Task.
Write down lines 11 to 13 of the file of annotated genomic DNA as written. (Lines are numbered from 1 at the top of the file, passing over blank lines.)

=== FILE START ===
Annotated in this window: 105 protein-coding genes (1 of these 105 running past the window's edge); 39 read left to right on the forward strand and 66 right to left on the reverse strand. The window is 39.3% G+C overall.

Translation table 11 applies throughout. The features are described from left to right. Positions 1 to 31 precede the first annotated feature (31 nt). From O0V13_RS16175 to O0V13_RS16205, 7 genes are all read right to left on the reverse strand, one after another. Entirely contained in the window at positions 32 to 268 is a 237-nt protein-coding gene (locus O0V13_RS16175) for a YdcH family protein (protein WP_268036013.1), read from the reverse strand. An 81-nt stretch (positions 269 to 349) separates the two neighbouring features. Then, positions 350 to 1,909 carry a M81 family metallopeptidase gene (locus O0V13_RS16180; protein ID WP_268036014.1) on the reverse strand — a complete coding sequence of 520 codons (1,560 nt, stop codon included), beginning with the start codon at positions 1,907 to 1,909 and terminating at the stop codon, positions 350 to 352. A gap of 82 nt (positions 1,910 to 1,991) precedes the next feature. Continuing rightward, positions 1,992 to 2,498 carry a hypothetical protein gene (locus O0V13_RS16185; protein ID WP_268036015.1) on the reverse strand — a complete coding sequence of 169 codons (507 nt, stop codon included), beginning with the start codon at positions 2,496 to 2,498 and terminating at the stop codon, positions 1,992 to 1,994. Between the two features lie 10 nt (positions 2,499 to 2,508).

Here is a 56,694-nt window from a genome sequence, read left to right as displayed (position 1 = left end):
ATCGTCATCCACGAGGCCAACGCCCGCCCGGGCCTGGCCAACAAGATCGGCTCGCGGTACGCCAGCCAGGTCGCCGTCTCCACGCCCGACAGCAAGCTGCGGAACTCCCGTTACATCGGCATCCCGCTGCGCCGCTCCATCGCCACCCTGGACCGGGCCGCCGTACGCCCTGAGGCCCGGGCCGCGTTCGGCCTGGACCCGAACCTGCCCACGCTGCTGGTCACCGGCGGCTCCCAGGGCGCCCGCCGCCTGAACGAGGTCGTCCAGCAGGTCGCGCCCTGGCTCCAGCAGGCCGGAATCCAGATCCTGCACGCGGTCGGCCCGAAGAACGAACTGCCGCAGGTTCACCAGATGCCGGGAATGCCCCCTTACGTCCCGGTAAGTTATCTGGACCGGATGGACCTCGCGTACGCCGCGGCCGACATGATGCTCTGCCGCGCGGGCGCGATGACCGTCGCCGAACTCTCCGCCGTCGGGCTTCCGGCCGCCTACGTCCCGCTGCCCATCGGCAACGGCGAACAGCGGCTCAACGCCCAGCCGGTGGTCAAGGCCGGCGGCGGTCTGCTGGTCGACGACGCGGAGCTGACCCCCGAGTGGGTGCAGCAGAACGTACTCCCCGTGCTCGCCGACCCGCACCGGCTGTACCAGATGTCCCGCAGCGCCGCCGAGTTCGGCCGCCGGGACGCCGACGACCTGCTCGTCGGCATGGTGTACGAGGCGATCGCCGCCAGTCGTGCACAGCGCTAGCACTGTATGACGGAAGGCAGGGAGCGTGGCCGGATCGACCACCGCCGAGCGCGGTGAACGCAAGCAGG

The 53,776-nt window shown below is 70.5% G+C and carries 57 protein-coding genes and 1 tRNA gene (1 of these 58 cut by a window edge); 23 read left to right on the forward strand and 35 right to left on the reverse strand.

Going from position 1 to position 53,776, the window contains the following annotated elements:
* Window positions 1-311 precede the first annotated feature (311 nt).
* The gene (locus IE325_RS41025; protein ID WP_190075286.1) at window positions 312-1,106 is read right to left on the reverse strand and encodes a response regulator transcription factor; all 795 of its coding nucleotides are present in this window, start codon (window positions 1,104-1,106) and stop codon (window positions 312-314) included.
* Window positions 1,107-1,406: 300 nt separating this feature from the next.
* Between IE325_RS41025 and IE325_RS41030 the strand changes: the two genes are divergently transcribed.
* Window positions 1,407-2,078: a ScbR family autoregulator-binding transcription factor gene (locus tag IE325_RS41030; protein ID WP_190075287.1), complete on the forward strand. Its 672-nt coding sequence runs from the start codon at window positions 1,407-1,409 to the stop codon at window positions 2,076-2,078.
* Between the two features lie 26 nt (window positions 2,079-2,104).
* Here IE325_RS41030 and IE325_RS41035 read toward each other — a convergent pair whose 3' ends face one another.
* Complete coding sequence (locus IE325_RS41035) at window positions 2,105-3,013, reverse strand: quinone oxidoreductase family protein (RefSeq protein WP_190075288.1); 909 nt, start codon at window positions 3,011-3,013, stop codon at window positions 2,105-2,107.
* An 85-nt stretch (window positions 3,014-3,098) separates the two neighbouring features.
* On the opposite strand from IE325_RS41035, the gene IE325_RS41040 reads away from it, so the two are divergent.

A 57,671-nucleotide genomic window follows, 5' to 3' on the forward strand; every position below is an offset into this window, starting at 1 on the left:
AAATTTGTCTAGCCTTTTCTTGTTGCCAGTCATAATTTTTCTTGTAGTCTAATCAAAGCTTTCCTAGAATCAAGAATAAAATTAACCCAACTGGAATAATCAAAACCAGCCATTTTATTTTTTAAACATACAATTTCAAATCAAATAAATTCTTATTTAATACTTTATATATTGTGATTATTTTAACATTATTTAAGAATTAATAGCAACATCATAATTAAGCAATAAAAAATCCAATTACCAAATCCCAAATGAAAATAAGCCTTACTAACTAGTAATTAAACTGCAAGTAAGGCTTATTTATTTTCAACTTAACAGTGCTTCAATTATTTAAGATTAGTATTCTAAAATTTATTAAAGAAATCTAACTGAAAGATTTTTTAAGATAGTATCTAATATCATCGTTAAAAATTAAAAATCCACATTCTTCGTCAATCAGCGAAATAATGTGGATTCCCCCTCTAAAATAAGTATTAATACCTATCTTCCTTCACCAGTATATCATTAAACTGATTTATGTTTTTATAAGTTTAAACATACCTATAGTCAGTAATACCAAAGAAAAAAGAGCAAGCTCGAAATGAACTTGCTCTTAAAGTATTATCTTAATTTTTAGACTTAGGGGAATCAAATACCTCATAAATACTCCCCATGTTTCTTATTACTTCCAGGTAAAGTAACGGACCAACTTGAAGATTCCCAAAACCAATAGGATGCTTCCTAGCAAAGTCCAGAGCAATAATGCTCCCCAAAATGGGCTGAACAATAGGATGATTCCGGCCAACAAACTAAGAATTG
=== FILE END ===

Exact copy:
* Window positions 1,407-2,078: a ScbR family autoregulator-binding transcription factor gene (locus tag IE325_RS41030; protein ID WP_190075287.1), complete on the forward strand. Its 672-nt coding sequence runs from the start codon at window positions 1,407-1,409 to the stop codon at window positions 2,076-2,078.
* Between the two features lie 26 nt (window positions 2,079-2,104).
* Here IE325_RS41030 and IE325_RS41035 read toward each other — a convergent pair whose 3' ends face one another.